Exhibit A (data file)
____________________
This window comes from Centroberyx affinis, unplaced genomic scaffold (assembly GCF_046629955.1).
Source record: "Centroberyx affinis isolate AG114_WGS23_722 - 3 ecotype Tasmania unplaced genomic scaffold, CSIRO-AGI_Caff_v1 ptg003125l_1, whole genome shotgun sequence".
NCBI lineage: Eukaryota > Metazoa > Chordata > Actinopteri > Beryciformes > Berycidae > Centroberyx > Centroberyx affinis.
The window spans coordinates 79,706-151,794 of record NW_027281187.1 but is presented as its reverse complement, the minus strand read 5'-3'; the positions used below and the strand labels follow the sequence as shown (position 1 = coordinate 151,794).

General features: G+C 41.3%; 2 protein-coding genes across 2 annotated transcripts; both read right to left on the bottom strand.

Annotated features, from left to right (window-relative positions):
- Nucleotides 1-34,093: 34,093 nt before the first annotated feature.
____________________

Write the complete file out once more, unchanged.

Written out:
This window comes from Centroberyx affinis, unplaced genomic scaffold (assembly GCF_046629955.1).
Source record: "Centroberyx affinis isolate AG114_WGS23_722 - 3 ecotype Tasmania unplaced genomic scaffold, CSIRO-AGI_Caff_v1 ptg003125l_1, whole genome shotgun sequence".
NCBI lineage: Eukaryota > Metazoa > Chordata > Actinopteri > Beryciformes > Berycidae > Centroberyx > Centroberyx affinis.
The window spans coordinates 79,706-151,794 of record NW_027281187.1 but is presented as its reverse complement, the minus strand read 5'-3'; the positions used below and the strand labels follow the sequence as shown (position 1 = coordinate 151,794).

General features: G+C 41.3%; 2 protein-coding genes across 2 annotated transcripts; both read right to left on the bottom strand.

Annotated features, from left to right (window-relative positions):
- Nucleotides 1-34,093: 34,093 nt before the first annotated feature.